m4rw3r The blog of Martin Wernstål

Parser Combinator Experiments in Rust

For the last week I have been working a bit on parser-combinator experiments using the programming-language Rust. I have tried stacking structs, manually threading state and boxed closures, with the last two seeming to be the most promising.

I am writing this as I would like feedback on my approach, as well as to announce that I have something in the works which looks pretty promising.

The code

The code can be found in my rust_parser_experiments repo, the master branch currently containing the manual state-threading and the fourth branch containing the boxed closure version.

First, some numbers

I used the attoparsec’s http-header examples as a simple benchmark to compare the two approaches, both with each other as well as the other provided examples to see how well it holds up. I also included the parser combinator Nom in this comparison.

The data used is the file http-requests.txt file as well as two copies of this file which contains the same data copied 100 times and 10,000 times, resulting two files, 2 MB and 204 MB, in size.

The tests were run on a MacBook Pro (Retina, 15-inch, Late 2013) with a 2.3 GHz Intel Core i7 and 16 GB RAM. All optimizations were turned on (-O2 for Haskell, -O3 for C and --release for Rust).

Parser Time, 21 kB Time, 2 MB Time, 204 MB
C http-parser 0.003 s 0.009 s 0.62 s
Attoparsec 0.004 s 0.021 s 1.45 s
Parsec 0.009 s 0.490 s 47.75 s
Nom 0.003 s 0.018 s 1.42 s
Manual 0.003 s 0.015 s 1.19 s
Boxed 0.004 s 0.041 s 3.75 s

Making some quick profiling using Instruments (bundled with XCode) it seems like the Boxed version spends about a second in je_malloc to allocate all the boxed closures which are used. In comparison the Manual version spends most of its time (~600 ms) in the message_header function.


The basic monad laws apply to both of the approaches, the difference being that manual state threading requires the first parameter to always be the monad-state.

Haskell Manual Boxed
m :: Parser a m: Parser<A> m: Parser<A>
f :: a -> Parser b f: Fn(Empty, A) -> Parser<B> f: Fn(A) -> Parser<B>
g :: Parser b g: Fn(Empty) -> Parser<B> g: Fn() -> Parser<B>
m >>= f bind(m, f) bind(m, f)
m >> g bind(m, |m, _| g(m)) bind(f, |_| g())
return a ret(m, a) ret(a)
fail a err(m, a) err(a)

For the manual version above, Empty is an alias for Parser<()> to indicate state but no wrapped value (all the parsers require an Empty instance to act upon, to prevent accidental loss of data).

The usage itself does not differ much, all parsers just needs to accomodate for that Empty parameter.

Expanded version of do-syntax:

Manually threading state

fn request_line<'a>(p: Empty<'a, u8>) -> Parser<'a, u8, Request<'a>, Error<u8>> {
    bind(take_while1(p, is_token), |p, method|
         bind(take_while1(p, is_space), |p, _|
              bind(take_while1(p, is_not_space), |p, uri|
                   bind(take_while1(p, is_space), |p, _|
                        bind(http_version(p), |p, version|
                             ret(p, Request{method: method, uri: uri, version: version,}))))))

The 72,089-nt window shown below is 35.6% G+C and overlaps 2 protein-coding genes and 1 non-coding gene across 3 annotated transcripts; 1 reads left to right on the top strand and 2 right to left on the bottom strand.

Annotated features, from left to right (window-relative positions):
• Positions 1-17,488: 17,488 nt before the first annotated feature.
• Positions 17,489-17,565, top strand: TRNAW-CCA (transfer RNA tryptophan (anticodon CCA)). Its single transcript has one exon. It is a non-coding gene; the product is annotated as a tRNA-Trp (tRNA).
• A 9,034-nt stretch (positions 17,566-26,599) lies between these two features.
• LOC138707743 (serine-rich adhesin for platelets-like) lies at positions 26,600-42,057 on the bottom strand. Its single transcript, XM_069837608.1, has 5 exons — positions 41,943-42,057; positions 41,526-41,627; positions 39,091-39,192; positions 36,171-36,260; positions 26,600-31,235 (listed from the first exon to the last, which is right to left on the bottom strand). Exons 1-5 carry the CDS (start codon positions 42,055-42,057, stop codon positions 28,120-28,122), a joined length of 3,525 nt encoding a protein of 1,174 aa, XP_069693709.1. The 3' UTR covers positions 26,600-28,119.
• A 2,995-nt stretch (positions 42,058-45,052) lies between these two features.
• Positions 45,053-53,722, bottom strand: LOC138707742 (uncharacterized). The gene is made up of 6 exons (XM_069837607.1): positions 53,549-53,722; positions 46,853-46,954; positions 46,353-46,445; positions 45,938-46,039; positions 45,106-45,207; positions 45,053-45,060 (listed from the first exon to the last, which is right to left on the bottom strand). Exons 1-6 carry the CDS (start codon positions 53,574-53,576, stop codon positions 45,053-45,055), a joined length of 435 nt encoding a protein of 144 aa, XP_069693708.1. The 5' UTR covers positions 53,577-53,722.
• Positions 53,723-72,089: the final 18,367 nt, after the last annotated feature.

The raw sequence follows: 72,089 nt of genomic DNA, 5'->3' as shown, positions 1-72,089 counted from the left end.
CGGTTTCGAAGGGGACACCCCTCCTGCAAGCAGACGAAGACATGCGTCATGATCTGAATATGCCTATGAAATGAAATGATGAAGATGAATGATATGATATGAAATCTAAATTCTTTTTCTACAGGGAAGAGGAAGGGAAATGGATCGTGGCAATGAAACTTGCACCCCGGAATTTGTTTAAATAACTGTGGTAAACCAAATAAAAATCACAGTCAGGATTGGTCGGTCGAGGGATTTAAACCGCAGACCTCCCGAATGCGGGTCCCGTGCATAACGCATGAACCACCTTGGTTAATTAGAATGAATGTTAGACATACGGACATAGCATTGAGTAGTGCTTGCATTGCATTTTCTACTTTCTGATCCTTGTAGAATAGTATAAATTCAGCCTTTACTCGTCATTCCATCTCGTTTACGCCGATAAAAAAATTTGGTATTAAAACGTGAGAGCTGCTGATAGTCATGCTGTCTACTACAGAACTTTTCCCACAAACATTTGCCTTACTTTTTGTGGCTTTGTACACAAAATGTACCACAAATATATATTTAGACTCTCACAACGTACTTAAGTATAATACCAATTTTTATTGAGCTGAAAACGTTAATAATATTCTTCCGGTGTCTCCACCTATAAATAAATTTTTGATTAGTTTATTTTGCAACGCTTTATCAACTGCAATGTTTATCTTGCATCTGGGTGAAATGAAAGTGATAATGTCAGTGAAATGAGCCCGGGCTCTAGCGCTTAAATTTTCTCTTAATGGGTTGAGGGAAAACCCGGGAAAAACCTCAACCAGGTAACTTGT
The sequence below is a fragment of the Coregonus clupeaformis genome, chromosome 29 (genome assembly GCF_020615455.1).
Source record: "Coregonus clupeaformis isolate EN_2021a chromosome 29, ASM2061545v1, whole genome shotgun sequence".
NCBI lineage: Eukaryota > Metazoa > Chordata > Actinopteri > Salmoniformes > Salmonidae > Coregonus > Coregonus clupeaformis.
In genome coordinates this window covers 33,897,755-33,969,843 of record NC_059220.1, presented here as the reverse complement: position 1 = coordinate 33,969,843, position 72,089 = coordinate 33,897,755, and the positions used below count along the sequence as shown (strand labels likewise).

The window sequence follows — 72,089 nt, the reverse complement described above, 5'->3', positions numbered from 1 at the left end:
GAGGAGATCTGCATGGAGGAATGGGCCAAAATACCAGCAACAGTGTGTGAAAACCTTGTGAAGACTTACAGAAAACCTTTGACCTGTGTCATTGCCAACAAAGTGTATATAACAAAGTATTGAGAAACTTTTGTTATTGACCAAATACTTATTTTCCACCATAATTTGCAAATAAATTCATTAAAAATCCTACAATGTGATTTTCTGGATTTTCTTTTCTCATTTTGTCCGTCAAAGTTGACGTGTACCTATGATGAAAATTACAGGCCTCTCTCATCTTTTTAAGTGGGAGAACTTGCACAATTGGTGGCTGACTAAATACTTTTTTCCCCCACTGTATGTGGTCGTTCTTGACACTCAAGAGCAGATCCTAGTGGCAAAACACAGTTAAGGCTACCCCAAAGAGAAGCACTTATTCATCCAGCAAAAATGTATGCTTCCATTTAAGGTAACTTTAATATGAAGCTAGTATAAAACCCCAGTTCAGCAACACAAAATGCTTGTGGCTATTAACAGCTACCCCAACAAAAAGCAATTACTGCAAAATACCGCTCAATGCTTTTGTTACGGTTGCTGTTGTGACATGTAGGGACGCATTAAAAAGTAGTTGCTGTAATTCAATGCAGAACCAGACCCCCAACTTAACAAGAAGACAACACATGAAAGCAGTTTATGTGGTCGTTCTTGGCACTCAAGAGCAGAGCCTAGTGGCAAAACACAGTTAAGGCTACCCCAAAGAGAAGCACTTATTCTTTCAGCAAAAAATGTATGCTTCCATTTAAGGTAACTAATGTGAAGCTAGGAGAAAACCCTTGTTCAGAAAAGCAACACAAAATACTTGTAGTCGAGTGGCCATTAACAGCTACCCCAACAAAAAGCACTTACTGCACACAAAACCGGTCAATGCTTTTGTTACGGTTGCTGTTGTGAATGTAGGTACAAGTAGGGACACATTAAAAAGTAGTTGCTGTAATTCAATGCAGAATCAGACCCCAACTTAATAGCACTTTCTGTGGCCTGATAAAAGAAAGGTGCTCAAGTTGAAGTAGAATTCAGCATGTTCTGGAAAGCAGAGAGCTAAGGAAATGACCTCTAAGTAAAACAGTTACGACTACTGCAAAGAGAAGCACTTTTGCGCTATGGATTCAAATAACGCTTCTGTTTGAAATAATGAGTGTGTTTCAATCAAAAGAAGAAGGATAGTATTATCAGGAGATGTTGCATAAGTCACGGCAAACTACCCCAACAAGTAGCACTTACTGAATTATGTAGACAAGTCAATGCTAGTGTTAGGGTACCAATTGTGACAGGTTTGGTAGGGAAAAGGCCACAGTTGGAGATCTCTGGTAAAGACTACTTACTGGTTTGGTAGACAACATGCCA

fn request_line<'a>() -> Parser<'a, 'a, u8, Request<'a>, Error<u8>> {
    bind(take_while1(is_token), move |method|
         bind(take_while1(is_space), move |_|
              bind(take_while1(is_not_space), move |uri|
                   bind(take_while1(is_space), move |_|
                        bind(http_version(), move |version|
                             ret(Request{method: method, uri: uri, version: version,}))))))

And here is the difference in the http-example once the mdo! macro is used: Diff


The difference really becomes apparent once you look at how the parser is run. The manual threading of state eagerly parses the data as it moves through the defined parser functions, eg. in request_line above the resulting data contains the actual Request struct, fully populated and all, as well as the remaining data to be parsed. This is pretty straightforward and inlining makes the resulting code appear similar to how a hand-written parser would look.

The boxed-closure version on the other hand does nothing when a defined parser like request_line is run. Instead this allocates a bunch of structures on the heap (boxed FnOnces inside of each other) which are then executed once you want to parse something. Due to requiremens from ret the boxed closures cannot be Fn or FnMut or it would otherwise enforce Clone on the value passed to ret.

The FnOnce requirement also poses a problem when combinators like many and manyTill are used, as the parser can only be used once. This means that many and the like require a newly allocated parser for every iteration, taking a Fn() -> Parser<A> as a parameter, which causes a lot of heap-allocation during parsing.

My opinion

I am currently on the fence here, but leaning towards using the manual threading-of-state for the time being since it optimizes much better and seems to correspond better to Rust’s current feature-set. Once abstract return types lands, and it works with functions, it should hopefully improve the performance of the closure-returning version and make that a clear winner.

EDIT 2015-08-19: Updated performance numbers for Nom. The nom::Stepper introduced lots of memory operations and caused cycles to be spent on moving data which should not have needed to be moved.

This increased Nom’s performance from 0.004 s and 6.902 s for the first two benchmarks, and the last one couldn’t complete it in one hour when nom::Stepper was used. The nom::MemProducer was also tried along with nom::Stepper but that did not make any noticeable difference.

EDIT: Posted on Reddit here: /r/rust